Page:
>>>>>> understood the header compression contexts to be directional and apply to
>>>>>> all frames sending headers in a direction. Therefore there should be two
>>>>>> compression contexts in a connection, one for header blocks being sent and
>>>>>> one for header blocks being received. If this is controversial, let's fork
>>>>>> a thread and discuss it.
>>>>>>>  >>
>>>>>>> >>
>>>>>>> >> > As far as the potential problem above, the root problem is that
>>>>>>> when you
>>>>>>> >> > have limits you can have hangs. We see this all the time today
>>>>>>> with browsers
>>>>>>> >> > (it's only reason people do domain sharding so they can bypass
>>>>>>> limits). I'm
>>>>>>> >> > not sure I see the value of introducing the new proposed
>>>>>>> limits. They don't
>>>>>>> >> > solve the hangs, and I don't think the granularity addresses
>>>>>>> any of the
>>>>>>> >> > costs in a finer grained manner. I'd like to hear clarification
>>>>>>> on what
>>>>>>> >> > costs the new proposed limits will address.
>>>>>>> >>
>>>>>>> >> I don't believe that the proposal improves the situation enough
>>>>>>> (or at
>>>>>>> >> all) to justify the additional complexity.  That's something that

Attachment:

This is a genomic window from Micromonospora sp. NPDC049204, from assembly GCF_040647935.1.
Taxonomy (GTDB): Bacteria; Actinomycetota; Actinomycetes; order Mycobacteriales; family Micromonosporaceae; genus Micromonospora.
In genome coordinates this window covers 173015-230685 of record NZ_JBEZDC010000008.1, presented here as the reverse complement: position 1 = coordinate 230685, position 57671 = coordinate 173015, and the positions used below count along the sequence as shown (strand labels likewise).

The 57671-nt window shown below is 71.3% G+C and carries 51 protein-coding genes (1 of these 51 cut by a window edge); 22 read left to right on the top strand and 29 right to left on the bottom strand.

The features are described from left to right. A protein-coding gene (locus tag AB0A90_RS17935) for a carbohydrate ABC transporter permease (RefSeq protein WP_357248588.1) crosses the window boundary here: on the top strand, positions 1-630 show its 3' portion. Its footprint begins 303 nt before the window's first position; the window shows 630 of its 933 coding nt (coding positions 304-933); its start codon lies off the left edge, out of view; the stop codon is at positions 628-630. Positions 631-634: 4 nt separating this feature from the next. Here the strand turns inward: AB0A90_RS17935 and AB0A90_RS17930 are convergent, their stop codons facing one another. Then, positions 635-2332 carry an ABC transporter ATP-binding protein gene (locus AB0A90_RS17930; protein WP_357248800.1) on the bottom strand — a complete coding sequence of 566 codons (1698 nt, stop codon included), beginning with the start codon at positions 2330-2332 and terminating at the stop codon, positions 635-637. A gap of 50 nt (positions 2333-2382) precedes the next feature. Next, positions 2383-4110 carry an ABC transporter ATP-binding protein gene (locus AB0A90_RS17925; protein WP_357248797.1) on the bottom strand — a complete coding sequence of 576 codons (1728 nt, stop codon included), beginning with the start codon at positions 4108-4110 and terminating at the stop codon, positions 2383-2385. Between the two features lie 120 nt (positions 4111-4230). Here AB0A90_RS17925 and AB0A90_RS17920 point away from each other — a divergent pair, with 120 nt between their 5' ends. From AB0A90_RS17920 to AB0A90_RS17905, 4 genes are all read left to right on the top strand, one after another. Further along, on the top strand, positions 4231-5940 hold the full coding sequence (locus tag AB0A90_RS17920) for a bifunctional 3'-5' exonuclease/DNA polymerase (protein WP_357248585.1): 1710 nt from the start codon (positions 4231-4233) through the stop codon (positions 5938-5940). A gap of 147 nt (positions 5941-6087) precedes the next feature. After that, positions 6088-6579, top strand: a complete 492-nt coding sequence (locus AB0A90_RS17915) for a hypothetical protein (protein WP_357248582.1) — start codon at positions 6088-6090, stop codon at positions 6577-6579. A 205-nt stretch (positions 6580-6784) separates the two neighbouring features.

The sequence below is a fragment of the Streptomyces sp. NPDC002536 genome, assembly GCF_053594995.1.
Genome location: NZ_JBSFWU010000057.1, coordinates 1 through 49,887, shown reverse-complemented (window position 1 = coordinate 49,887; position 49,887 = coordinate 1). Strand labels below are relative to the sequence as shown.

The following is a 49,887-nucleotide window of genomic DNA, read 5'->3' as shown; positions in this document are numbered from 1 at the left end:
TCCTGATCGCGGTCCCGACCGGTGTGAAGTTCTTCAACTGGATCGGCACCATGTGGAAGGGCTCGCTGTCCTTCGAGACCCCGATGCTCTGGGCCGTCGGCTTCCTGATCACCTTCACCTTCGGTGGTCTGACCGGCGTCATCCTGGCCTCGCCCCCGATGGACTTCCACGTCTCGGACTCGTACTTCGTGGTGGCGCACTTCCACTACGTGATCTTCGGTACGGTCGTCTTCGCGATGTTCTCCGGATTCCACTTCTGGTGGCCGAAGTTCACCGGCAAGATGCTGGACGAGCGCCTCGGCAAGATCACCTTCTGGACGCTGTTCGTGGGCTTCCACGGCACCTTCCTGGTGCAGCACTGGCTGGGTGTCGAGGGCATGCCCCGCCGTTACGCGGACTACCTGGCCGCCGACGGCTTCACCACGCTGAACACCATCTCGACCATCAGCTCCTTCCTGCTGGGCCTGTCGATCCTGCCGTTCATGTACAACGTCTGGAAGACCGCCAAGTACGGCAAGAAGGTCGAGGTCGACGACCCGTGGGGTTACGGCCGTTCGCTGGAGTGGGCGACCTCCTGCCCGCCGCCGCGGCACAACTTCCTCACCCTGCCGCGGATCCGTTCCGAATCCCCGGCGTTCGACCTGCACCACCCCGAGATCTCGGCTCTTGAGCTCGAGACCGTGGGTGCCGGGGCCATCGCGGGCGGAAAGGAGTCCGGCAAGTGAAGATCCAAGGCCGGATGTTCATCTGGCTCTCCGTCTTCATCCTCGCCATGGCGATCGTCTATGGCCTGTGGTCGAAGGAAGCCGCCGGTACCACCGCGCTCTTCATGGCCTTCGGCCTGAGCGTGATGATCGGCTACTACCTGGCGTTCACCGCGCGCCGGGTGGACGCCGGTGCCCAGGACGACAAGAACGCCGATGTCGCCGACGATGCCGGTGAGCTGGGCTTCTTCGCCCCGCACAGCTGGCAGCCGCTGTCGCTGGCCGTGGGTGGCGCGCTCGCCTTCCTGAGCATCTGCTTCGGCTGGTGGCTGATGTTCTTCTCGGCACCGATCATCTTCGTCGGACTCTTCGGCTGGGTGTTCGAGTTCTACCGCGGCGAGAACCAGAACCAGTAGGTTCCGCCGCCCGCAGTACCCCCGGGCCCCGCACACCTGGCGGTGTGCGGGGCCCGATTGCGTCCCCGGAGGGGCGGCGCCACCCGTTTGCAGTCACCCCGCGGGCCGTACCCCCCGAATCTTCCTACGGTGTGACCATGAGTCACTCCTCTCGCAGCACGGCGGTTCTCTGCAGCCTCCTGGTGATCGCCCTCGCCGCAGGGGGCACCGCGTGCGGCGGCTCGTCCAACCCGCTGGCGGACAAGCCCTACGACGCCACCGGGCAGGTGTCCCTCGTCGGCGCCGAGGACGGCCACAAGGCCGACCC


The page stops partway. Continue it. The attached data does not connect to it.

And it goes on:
>>>>>>> you
>>>>>>> >> need to assess for yourself.  This proposal provides more granular
>>>>>>> >> control, but it doesn't address the core problem, which is that
>>>>>>> you
>>>>>>> >> and I can only observe each other actions after some delay, which
>>>>>>> >> means that we can't coordinate those actions perfectly.  Nor can
>>>>>>> be
>>>>>>> >> build a perfect model of the other upon which to observe and act
>>>>>>> upon.
>>>>>>> >>  The usual protocol issue.
>>>>>>> >
>>>>>>> >
>>>>>>> > OK then. My proposal is to add a new limit for PUSH_PROMISE frames
>>>>>>> though, separately from the MAX_CONCURRENT_STREAMS limit, since
>>>>>>> PUSH_PROMISE exists as a promise to create a stream, explicitly so we don't
>>>>>>> have to count it toward the existing MAX_CONCURRENT_STREAMS limit (I
>>>>>>> searched the spec and this seems to be inadequately specced). Roberto and I
>>>>>>> discussed that before and may have written an email somewhere in spdy-dev@,
>>>>>>> but I don't think we've ever raised it here.
>>>>>>> >
>>>>>>> Well,  there is an issue tracking it in the github repo now, at
>>>>>>> least.  As currently defined in the spec,  it definitely needs to be
>>>>>>> addressed.
>>>>>> Great. You guys are way better than I am about tracking all known
>>>>>> issues. I just have it mapped fuzzily in my head :)